Iran President Hassan Rouhani to seek second term

Ahmadinejad submits name for Iran presidential election

The race to be Iran's next president kicks off

Incumbent President Hasan Fereidun Rouhani is favored to win re-election, and an Ahmadinejad candidacy would split the hardline vote, giving the advantage to President Rouhani.

Supreme Leader Ayatollah Khamenei appears to not have intervened so far to force them to do so. But responding to Ahmadinejad's desire for a political rebirth might require a more finessed response, analysts said.

Rouhani, who is considered politically moderate, has helped pull Iran out of sanctions imposed by the United Nations and the USA, though his critics say he has yet to deliver on many other domestic issues such as the growing unemployment rate.

"Rouhani is still very popular and he is in a very strong position".

The hard-liners have seized on popular discontent over the economy, and they tried to undermine and pressure Rouhani where they could.

For the time being, constant and green-friendly development, creating jobs and fighting social problems, say, poverty and addiction are among major concerns of his administration and he is determined to pace in this direction, Rouhani said. "It would be very unsafe to pin former President Ahmadinejad as being just a principlist... because there's a lot of the things that he has done within Iran in terms of internal policies that could qualify as being reformist".

Ahmadinejad, meanwhile, has been quietly trying to rebrand himself.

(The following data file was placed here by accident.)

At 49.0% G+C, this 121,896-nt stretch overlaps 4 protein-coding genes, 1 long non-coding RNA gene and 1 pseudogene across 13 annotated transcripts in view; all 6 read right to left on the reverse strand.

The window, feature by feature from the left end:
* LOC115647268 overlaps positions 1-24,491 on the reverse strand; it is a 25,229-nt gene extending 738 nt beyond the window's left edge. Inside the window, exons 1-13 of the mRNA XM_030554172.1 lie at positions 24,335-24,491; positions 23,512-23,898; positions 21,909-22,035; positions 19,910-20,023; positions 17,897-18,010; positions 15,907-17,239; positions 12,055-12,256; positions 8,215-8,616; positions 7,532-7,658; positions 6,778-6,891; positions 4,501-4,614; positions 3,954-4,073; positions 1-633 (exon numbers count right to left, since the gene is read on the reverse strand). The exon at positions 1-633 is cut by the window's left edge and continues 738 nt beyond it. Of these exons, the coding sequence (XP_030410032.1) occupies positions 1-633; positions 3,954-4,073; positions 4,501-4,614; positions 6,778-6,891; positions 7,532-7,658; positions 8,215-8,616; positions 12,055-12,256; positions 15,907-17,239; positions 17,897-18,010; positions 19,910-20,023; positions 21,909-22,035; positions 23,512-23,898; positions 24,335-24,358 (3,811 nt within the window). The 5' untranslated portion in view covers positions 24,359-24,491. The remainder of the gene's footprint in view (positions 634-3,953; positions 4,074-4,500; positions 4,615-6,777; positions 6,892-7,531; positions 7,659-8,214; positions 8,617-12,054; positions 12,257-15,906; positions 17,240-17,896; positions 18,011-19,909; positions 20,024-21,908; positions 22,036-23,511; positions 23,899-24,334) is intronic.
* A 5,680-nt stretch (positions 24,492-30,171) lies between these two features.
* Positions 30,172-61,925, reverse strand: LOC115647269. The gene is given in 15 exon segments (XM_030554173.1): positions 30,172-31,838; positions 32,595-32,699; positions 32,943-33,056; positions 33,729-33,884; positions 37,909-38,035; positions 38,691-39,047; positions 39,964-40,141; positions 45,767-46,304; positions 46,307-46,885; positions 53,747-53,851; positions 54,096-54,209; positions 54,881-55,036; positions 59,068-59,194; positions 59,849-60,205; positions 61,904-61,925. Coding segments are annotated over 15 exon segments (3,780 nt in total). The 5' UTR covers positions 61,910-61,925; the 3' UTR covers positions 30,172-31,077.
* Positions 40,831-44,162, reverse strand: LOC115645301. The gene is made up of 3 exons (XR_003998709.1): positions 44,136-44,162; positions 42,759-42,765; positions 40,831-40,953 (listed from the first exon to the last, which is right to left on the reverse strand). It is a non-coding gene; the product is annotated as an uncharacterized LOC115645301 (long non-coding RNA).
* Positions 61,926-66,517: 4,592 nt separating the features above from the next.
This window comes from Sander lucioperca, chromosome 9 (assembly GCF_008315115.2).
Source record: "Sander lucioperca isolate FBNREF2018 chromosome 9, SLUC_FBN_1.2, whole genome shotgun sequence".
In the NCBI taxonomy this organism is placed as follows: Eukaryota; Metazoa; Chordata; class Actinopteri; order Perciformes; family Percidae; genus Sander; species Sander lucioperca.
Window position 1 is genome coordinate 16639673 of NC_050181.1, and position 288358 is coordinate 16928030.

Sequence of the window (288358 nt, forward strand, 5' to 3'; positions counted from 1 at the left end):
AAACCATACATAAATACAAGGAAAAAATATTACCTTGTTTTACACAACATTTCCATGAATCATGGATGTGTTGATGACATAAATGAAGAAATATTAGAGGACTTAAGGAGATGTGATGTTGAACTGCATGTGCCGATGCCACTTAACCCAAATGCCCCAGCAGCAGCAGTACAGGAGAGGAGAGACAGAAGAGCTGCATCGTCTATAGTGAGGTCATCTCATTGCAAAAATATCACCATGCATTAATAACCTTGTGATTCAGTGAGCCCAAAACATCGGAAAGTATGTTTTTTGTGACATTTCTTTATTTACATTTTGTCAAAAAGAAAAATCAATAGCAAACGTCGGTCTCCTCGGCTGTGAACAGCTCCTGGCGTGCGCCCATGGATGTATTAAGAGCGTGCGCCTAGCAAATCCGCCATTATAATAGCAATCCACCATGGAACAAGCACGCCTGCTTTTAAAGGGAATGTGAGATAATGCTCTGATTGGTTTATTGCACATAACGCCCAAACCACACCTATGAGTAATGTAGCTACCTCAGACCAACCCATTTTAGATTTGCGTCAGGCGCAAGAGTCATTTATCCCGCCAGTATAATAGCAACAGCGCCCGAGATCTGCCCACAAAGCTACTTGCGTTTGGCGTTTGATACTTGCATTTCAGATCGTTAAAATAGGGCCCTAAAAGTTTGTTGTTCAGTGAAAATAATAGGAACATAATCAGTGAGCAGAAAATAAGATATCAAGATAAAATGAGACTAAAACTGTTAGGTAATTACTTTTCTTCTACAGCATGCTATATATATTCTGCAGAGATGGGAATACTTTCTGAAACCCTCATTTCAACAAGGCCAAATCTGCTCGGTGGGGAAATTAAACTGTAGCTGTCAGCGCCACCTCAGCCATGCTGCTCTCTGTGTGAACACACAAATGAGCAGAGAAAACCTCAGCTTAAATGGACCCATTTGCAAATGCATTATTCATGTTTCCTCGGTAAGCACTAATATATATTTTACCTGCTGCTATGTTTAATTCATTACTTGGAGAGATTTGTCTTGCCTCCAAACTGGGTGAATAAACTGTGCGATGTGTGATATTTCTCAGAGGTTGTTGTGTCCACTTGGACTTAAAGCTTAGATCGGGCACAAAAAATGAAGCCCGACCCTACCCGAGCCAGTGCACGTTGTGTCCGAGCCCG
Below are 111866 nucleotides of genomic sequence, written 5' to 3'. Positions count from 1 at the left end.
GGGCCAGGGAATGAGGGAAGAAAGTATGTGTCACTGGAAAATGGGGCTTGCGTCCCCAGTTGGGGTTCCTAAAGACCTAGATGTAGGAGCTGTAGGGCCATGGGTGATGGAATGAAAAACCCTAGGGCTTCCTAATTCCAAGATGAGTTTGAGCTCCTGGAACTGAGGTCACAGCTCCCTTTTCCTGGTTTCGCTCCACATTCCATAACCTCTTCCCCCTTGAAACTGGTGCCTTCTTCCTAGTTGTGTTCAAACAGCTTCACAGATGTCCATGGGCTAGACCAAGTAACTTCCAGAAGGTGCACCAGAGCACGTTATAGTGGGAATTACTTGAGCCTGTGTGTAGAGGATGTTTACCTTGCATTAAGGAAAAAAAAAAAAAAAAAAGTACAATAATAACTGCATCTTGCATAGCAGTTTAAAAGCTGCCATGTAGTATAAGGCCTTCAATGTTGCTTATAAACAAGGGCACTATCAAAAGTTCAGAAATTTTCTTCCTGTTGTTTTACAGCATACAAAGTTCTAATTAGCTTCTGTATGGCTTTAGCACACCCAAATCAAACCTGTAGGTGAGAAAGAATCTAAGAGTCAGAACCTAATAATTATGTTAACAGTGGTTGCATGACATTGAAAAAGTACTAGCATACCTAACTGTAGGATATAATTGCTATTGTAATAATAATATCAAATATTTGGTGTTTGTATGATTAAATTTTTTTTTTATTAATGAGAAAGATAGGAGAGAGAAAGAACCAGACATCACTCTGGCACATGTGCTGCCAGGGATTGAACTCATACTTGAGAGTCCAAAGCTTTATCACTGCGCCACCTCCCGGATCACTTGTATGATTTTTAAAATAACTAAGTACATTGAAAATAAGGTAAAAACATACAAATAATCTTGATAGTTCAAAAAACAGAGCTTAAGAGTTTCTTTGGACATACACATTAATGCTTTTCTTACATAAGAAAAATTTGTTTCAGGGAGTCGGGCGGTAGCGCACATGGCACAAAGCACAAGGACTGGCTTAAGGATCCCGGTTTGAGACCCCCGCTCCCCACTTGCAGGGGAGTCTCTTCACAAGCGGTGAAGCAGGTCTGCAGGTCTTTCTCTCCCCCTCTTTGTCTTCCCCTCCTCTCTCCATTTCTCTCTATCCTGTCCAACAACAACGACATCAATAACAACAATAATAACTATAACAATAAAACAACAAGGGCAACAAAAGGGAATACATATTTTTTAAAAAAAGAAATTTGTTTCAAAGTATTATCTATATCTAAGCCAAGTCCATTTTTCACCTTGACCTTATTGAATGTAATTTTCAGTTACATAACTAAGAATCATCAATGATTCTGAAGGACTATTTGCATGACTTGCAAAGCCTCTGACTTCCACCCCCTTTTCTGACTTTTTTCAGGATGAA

Ahmadinejad, who had a rift with Khamenei in his final years of office, announced in a public statement in October that he would abide by the order and would not run. "This was only an advice, not an order", Ahmadinejad told reporters. It is assumed he is running to offer an alternative for the moderates and reformists in case Rouhani is disqualified by the Guardian Council and said he stood "side-by-side" with the president. "Now we are through a long way from early years of the Revolution when we fought a battle nearly empty-handed with a regime well-equipped by hegemonic powers of the time; now, we hail the efforts of the army and defense industries for our current capabilities, where we have been manufacturing air fighter, armored carrier vehicle, helicopter and tanks, which indicates our self-sufficiency", he rejoiced to tell the meeting.

In their election calculations, hard-liners have been lining up behind Ibrahim Raeesi, a former judicial official.

U.S. Secretary of State John Kerry (L), U.S. Secretary of Energy Ernest Moniz (2nd L), Head of the Iranian Atomic Energy Organisation Ali Akbar Salehi (2nd R) and Iranian Foreign Minister Javad Zarif (R) wait with others ahead of a meeting at the Beau Rivage Palace Hotel in Lausanne on March 26, 2015. But his credentials are tainted by accusations that he was involved in a death committee that issued verdicts that led to the executions of thousands of political prisoners in 1988. But Ahmadinejad, at his news conference last week, suggested a three-way contest. These practices including not only the maintenance of the largest per-capita rate of executions in the world, but also internationally-outlawed execution of offenders who were below the age of majority, and the use of other forms of corporal punishment including flogging, amputations, and blinding. "However he has no choice but to play such a role", he said.

The registration for presidential elections officially started on April 11 and will end on April 15. He has held several sensitive jobs in the Islamic Republic, including representing Khamenei for 25 years at the Supreme National Security Council.

Ahmadinejad's candidacy may be a stunt to ensure at least one of his acolytes makes the cut.

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